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After escaping war, Chaldeans face moral risks in US, says bishop

Posted By May 17, 2012 | 6:28 pm | Vatican
ATICAN CITY (CNS) -- Iraqi Catholics fleeing physical danger in their homeland often find themselves unprepared for the moral threats awaiting their families in the United States, said the head of Chaldean Catholics in the Western U.S. Seeing a lack of respect for the unborn, altered definitions of marriage and a general disregard for Christian values means Chaldean Catholic families settling in the United States often find themselves in a world they are not at all accustomed to, Chaldean Bishop Sarhad Y. Jammo of the Eparchy of St. Peter the Apostle of San Diego told Catholic News Service May 17.

By Carol Glatz
Catholic News Service
VATICAN CITY (CNS) — Iraqi Catholics fleeing physical danger in their homeland often find themselves unprepared for the moral threats awaiting their families in the United States, said the head of Chaldean Catholics in the Western U.S.
Seeing a lack of respect for the unborn, altered definitions of marriage and a general disregard for Christian values means Chaldean Catholic families settling in the United States often find themselves in a world they are not at all accustomed to, Chaldean Bishop Sarhad Y. Jammo of the Eparchy of St. Peter the Apostle of San Diego told Catholic News Service May 17.
The challenge for many parents is not so much the usual difficulties with the language or acclimating to a new culture, but rather being afraid of what their children may be exposed to every day in the media and many schools, he said.
“This is the irony, that is the dilemma,” he said. They escape from gunfire in Iraq trying to save their family so they go to the United States “and they find physical security, but then they face moral attack,” he said.
Because of a lack of moral grounding in the wider culture, families turn to the church for help as they struggle to maintain their Christian identity and live according to the Gospel, Bishop Jammo said.
The bishop was in Rome for his “ad limina” visit to the Vatican together with other heads of Eastern Catholic dioceses in the United States.
Chaldean Catholics are the largest Eastern-rite community in the United States and their numbers are steadily growing. The Chaldean eparchies based in Detroit and San Diego count about 165,000 faithful, according to Vatican statistics for 2011.
Bishop Jammo said their growing numbers are due to a large and steady stream of refugees since the U.S.-led invasion of Iraq in 2003.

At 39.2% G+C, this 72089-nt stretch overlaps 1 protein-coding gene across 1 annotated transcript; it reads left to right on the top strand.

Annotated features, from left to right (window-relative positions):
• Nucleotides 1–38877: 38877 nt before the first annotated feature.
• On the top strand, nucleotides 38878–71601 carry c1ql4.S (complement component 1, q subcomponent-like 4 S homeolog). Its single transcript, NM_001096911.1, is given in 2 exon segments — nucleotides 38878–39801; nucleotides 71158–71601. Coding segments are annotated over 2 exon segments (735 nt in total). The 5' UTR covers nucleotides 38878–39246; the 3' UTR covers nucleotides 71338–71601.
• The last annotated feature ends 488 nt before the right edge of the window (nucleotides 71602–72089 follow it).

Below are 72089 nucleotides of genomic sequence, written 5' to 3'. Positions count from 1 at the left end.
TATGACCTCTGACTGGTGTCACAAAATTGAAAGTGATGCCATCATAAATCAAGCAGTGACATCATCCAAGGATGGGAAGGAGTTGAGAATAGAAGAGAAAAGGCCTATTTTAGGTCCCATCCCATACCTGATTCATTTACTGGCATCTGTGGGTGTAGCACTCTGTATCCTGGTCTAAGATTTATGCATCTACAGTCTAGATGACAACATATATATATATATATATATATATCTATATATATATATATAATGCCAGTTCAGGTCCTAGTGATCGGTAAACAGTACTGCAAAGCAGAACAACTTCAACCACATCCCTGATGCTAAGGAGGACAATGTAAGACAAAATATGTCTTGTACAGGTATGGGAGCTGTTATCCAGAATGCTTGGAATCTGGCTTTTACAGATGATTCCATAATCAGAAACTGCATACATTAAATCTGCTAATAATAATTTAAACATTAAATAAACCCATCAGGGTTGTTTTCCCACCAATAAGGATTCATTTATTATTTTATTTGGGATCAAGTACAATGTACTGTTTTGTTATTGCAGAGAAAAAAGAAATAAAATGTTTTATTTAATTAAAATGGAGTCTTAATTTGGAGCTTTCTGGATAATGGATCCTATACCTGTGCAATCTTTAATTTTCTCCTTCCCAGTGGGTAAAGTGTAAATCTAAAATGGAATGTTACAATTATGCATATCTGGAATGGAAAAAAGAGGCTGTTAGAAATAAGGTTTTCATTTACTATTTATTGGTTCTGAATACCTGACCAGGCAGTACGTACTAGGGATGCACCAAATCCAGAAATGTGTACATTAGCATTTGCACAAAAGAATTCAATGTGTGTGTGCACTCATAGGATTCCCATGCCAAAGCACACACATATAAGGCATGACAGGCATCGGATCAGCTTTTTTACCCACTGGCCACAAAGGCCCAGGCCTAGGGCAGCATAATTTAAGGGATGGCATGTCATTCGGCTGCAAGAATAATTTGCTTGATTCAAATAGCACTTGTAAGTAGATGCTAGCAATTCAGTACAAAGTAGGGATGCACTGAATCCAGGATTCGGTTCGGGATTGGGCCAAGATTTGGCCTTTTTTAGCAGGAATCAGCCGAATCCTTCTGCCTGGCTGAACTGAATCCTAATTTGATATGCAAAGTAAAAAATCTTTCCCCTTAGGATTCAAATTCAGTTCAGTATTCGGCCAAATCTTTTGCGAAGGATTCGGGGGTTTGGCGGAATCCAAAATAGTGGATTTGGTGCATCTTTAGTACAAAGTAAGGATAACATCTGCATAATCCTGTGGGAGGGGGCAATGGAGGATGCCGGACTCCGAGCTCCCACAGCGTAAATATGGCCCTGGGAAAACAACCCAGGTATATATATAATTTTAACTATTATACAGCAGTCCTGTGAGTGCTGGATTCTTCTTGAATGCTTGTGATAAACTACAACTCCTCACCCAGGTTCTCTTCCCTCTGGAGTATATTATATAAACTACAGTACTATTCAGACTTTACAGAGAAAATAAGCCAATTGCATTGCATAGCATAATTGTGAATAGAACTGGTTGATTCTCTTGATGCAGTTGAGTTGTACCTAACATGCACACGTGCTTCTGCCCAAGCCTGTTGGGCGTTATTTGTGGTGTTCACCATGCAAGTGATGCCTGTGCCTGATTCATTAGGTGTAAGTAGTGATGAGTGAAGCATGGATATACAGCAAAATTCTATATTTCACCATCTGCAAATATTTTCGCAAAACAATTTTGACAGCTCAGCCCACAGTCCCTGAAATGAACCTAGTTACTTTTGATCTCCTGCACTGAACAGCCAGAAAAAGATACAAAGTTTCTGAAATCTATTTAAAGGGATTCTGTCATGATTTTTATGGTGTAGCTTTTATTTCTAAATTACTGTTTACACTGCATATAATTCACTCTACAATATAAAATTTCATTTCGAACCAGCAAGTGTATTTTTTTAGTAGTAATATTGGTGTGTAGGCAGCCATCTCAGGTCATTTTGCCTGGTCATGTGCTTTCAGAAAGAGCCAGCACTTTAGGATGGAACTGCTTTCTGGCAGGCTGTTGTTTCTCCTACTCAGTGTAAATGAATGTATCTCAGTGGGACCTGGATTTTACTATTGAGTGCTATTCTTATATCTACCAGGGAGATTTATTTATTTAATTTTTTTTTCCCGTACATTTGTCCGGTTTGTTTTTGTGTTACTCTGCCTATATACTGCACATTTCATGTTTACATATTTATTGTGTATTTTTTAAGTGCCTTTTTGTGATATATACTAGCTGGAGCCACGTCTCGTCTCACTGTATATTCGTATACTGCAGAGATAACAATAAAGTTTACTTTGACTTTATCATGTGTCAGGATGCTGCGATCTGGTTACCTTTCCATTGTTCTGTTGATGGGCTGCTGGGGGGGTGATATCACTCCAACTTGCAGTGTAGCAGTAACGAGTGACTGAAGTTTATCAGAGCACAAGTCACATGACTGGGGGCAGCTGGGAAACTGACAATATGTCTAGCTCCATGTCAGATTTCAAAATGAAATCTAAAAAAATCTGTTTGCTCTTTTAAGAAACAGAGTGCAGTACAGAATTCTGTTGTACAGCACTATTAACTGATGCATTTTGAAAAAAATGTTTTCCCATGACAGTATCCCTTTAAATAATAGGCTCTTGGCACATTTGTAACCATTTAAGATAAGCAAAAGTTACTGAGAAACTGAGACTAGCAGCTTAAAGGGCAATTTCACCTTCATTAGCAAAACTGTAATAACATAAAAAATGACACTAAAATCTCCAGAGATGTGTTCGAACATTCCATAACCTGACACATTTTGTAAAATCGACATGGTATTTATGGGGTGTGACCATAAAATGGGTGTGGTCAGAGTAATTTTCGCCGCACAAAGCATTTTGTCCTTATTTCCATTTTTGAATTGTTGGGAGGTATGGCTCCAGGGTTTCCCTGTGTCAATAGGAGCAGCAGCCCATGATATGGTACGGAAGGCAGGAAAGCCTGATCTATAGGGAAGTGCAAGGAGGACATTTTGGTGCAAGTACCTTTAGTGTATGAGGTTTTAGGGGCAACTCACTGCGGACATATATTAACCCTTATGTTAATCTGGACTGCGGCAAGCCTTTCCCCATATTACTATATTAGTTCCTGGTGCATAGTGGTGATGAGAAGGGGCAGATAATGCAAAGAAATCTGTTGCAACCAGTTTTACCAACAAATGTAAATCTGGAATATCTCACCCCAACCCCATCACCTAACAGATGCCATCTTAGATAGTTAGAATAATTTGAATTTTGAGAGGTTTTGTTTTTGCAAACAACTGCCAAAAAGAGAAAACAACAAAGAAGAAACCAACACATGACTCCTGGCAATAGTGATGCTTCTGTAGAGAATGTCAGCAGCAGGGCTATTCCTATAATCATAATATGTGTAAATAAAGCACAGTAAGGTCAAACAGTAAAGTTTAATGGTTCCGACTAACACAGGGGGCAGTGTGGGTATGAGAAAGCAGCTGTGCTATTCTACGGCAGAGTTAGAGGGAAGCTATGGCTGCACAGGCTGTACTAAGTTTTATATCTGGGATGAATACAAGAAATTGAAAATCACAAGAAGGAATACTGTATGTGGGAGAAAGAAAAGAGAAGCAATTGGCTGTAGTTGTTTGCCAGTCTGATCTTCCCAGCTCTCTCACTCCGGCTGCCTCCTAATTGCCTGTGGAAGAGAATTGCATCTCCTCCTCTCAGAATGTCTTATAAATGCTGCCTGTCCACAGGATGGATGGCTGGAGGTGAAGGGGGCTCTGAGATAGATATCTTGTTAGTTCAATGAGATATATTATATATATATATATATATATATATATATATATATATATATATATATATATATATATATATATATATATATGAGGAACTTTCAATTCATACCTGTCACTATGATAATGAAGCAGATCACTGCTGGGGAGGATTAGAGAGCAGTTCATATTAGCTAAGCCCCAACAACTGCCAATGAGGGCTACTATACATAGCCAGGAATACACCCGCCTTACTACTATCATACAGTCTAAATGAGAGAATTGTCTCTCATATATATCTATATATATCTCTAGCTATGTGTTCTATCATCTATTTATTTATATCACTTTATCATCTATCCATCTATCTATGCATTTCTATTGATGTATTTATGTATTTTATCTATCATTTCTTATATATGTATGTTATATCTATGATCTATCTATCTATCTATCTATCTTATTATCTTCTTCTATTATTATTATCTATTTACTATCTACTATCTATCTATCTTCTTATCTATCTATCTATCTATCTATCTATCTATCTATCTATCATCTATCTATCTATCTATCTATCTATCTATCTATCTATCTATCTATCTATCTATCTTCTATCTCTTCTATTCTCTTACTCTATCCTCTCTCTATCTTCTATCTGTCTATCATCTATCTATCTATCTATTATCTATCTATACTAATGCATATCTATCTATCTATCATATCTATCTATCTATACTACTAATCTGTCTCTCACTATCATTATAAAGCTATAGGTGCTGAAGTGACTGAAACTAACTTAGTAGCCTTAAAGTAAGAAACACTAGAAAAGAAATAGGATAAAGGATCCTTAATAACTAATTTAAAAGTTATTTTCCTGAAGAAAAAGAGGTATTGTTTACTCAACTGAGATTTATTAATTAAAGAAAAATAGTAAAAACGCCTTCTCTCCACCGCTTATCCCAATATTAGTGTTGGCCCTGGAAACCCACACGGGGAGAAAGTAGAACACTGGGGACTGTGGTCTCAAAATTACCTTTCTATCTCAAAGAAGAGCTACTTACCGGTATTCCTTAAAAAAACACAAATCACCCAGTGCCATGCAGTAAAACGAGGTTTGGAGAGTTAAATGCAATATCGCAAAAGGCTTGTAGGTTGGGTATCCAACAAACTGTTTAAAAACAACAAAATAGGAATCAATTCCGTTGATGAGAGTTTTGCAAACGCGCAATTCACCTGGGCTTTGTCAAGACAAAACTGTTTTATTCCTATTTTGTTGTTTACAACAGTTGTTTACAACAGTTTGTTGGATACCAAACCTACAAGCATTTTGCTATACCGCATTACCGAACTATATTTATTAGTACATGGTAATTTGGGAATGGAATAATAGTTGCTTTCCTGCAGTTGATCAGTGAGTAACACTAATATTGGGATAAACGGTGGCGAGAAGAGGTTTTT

Chaldean Bishop Ibrahim N. Ibrahim, who heads the Eparchy of St. Thomas the Apostle of Detroit, the diocese for Chaldean Catholics in the Eastern United States, said the biggest challenge in his diocese is how to help families who have been unable to go to church for years.
Many of the refugees spent five to 10 years in a transit country such as Lebanon, Jordan or Syria before they found a home in the United States, he said.
The bishops’ aim is to make them feel at home “after those years of suffering” and to help them acclimate to their new surroundings and reignite their faith, he said.
Many refugees have “become confused” in terms of their faith during their hiatus abroad, either losing their faith because they had little to no access to a priest or pastoral care or because they found solace in a Protestant community, he said.
“However, when they arrive in the States, we get them back” when they discover the large, vibrant Chaldean Catholic community, he said.
“They want to be with their own citizens, their own people, family and friends” and hear their own language, he said.
Bishop Ibrahim estimates there are really more than 180,000 Chaldean Catholics just in his eparchy alone. He said they have 1,100 baptisms and 400 weddings a year, which keeps their 20 priests very busy.
In each of the past five years, they have ordained one U.S.-born priest a year, but this year they will ordain two men.
“That is a good sign and I’m going to tell the pope (during their meeting May 18) that we are really blessed by the vocations of young people for the priesthood,” he said.
For both bishops, funding new parishes and pastoral programs for their growing number of parishioners are enormous challenges.
Despite the generous help they receive from the U.S. Conference of Catholic Bishops, Bishop Jammo said the economic investment needed to fund Bible study programs, youth groups, catechisms, and provide for seminarians, priests, nuns and teachers is “overwhelming.”
Many Chaldeans arrive in the United States with appropriate skills and education, and a desire to work, but there are no jobs, said Bishop Jammo. That means most parishioners are not only unable to help fund and support the parish and its work, they need financial and social assistance from the church, he said.
“I am racing against time because I don’t want to lose even one soul,” he said.
The Eastern Catholic bishops formed the last group of bishops from the United States making their visits “ad limina apostolorum” (to the threshold of the apostles) to pray at the tombs of the apostles Peter and Paul, to meet with Pope Benedict XVI and to visit Vatican officials to discuss issues of common concern.

 

PHOTO: Ukrainian Catholic Bishop Richard S. Seminack of Chicago and Ukrainian Catholic Archbishop Stefan Soroka of Philadelphia arrive with U.S. bishops from the Eastern Catholic churches to concelebrate a Maronite Divine Service of the Holy Mysteries at the Basilica of St. Paul Outside the Walls in Rome May 17. Bishops from the Chaldean, Ruthenian, Maronite, Ukrainian, Armenian, Melkite, Syriac and Romanian Catholic churches were making their “ad limina” visits to the Vatican to report on the status of their dioceses. (CNS photo/Paul Haring)